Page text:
Ross and Matt Duffer are twins, fraternal or identical they don’t know and they’re in no rush to find out. They were born in 1984 and grew up in the middle of nowhere in Durham, North Carolina. As any fantasist knows, the middle of nowhere is an easy place to escape from; all you need is a good book or movie. A love of the likes of Spielberg, Stephen King and John Carpenter struck early on, as they wrote in an essay for Entertainment Weekly:

“We were pretty ordinary kids growing up in the suburbs of North Carolina, and when we watched these films and read these books, it made us feel like our rather normal lives had the potential for adventure. Maybe tomorrow we would find a treasure map in the attic, or maybe one of us would vanish into the television screen, or maybe there was a clown in that sewer grate down the street.”

Speaking to, Ross would add: “Why we loved this stuff so much is because these movies and books were about very ordinary people we could relate to, that we understood … That was always our favourite type of story, and that’s the stuff we fell in love with. The peak of those type of ordinary-meets-extraordinary stories was in the ’80s.”

So, yes, the Duffer Brothers were dreamers. They were basically Mike, Dustin, Lucas and Will.fn5 More, I’m betting they were everyone that’s reading this book.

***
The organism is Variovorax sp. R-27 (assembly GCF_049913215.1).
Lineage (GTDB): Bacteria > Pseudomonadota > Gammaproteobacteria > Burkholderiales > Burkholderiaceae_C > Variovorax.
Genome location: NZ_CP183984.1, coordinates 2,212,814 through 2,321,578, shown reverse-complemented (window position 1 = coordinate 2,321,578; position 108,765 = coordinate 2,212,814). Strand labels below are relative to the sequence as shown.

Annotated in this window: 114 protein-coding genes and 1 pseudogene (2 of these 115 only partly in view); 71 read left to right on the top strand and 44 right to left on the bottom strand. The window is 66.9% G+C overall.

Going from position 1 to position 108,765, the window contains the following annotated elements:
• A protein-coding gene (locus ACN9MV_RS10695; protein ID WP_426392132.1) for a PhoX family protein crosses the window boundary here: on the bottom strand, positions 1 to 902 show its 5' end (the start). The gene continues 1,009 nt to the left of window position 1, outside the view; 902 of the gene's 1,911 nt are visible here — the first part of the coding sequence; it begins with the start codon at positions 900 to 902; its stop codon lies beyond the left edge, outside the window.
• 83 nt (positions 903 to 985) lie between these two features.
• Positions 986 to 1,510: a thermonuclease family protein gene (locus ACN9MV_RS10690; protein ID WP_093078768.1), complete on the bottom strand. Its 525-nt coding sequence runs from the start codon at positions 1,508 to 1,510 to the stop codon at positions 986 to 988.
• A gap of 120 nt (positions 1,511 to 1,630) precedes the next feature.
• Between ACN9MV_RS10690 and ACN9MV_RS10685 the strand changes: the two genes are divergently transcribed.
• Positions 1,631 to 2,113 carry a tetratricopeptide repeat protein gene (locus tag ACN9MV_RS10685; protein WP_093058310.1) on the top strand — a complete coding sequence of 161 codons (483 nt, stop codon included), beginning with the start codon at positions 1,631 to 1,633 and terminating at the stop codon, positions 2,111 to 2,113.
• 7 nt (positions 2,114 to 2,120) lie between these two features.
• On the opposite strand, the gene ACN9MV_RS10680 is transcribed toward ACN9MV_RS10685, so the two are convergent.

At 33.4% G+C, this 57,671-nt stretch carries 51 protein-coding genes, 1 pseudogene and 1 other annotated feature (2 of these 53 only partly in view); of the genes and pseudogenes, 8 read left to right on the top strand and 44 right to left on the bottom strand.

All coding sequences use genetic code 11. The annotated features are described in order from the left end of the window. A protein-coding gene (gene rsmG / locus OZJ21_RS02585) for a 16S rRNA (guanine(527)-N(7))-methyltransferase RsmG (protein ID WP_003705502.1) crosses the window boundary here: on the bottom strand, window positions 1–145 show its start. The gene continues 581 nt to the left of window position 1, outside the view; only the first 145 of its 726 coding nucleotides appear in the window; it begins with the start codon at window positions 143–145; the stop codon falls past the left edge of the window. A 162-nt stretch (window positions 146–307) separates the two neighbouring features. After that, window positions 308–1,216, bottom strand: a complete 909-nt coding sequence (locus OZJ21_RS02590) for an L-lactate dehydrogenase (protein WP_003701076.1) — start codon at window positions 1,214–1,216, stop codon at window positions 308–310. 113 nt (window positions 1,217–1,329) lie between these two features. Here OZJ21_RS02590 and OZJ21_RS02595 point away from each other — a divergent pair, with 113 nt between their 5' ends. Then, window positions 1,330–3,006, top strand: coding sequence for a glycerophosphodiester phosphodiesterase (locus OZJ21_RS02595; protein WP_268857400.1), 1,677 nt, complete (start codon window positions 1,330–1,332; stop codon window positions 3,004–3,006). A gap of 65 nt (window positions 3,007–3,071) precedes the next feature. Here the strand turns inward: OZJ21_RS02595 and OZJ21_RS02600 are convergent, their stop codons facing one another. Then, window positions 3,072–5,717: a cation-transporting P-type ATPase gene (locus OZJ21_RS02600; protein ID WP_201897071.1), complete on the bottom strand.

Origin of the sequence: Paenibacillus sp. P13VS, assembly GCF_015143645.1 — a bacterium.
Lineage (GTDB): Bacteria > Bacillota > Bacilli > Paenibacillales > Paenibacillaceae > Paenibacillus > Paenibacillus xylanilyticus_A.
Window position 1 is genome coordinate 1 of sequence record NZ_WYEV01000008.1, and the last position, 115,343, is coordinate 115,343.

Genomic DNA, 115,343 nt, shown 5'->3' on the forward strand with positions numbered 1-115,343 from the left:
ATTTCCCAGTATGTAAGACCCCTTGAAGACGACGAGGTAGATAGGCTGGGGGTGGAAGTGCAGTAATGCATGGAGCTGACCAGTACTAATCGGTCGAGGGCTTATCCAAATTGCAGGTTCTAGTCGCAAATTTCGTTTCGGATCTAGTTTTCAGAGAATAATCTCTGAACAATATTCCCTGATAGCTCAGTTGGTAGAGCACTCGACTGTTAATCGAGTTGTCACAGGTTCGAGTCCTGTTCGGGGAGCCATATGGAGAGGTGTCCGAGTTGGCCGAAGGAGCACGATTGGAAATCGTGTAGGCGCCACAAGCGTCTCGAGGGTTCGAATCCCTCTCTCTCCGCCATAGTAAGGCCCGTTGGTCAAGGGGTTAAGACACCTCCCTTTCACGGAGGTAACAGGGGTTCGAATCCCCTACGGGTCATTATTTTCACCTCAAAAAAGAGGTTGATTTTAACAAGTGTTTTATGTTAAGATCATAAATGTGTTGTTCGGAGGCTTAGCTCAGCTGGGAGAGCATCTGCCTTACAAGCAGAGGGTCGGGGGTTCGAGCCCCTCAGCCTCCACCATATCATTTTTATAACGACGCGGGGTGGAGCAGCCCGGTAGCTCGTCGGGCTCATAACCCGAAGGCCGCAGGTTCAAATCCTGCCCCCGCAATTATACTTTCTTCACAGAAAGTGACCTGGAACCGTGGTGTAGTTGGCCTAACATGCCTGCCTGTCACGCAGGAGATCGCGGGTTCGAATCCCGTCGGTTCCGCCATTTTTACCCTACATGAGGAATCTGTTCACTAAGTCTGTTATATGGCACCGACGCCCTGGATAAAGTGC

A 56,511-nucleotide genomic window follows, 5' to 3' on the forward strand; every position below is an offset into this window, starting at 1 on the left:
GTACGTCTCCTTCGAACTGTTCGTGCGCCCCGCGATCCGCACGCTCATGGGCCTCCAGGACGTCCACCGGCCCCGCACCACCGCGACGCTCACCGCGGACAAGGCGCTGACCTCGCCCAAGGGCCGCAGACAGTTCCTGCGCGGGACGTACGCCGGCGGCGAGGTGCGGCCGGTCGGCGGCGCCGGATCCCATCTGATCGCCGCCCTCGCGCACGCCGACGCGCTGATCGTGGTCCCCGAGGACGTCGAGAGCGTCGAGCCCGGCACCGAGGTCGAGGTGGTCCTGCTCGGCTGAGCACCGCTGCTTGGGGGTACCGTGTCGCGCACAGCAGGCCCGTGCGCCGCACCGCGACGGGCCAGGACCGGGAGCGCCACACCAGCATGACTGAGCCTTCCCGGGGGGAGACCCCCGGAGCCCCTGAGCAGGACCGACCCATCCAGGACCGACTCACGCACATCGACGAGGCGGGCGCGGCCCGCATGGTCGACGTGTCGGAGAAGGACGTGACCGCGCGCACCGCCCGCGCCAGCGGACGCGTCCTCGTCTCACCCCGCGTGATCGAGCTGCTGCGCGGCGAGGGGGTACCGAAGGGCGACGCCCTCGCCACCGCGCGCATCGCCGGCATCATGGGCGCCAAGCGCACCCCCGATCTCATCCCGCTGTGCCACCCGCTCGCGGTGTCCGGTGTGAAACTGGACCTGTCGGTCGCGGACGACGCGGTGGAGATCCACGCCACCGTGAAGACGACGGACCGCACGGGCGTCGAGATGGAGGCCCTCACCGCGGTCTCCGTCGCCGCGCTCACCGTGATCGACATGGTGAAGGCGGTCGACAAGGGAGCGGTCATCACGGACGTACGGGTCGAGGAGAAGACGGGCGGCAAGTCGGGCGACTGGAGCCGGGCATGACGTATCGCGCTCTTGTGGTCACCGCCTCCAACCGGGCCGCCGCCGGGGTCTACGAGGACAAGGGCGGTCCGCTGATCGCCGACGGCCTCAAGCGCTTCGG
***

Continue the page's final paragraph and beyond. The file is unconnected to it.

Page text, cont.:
Take the middle of nowhere, add a sizeable amount of escapist fantasy and it’s only a matter of time before a kid starts making things up themselves. The Duffer Brothers began making movies by fourth grade.fn6

In an interview with North Carolina’s The News & Observer, they claimed that their first directorial obsession was with the work of Tim Burton.fn7 They thought his movies, especially when you’re young, were incredibly visual and distinct. They were able to recognise the job of director and identify with Tim’s movies.

Their first homemade movie was based on Magic: The Gathering and was effectively just the two of them beating one another with plastic swords.fn8 We all have to start somewhere. They had no editing equipment and the soundtrack consisted of Danny Elfman music played live through a tape recorder.fn9

For all they consider their first attempts unwatchable, a habit was formed and every summer they would make a new movie. It’s no great surprise that they ended up studying film in California at Chapman University. While studying, they continued making short movies, including We All Fall Down about the bubonic plague in 1666, which won Best Short at the Deep Ellum Film Festival in 2005.

For their senior thesis they adapted the short story Eater by Peter Crowther,fn10 which can be viewed in its entirety onlinefn11 and which secured them representation by the Paradigm Talent Agency. Things seemed to be on the up and they sold a script for their first full-length feature, Hidden, to Warner Bros with both of them attached as directors.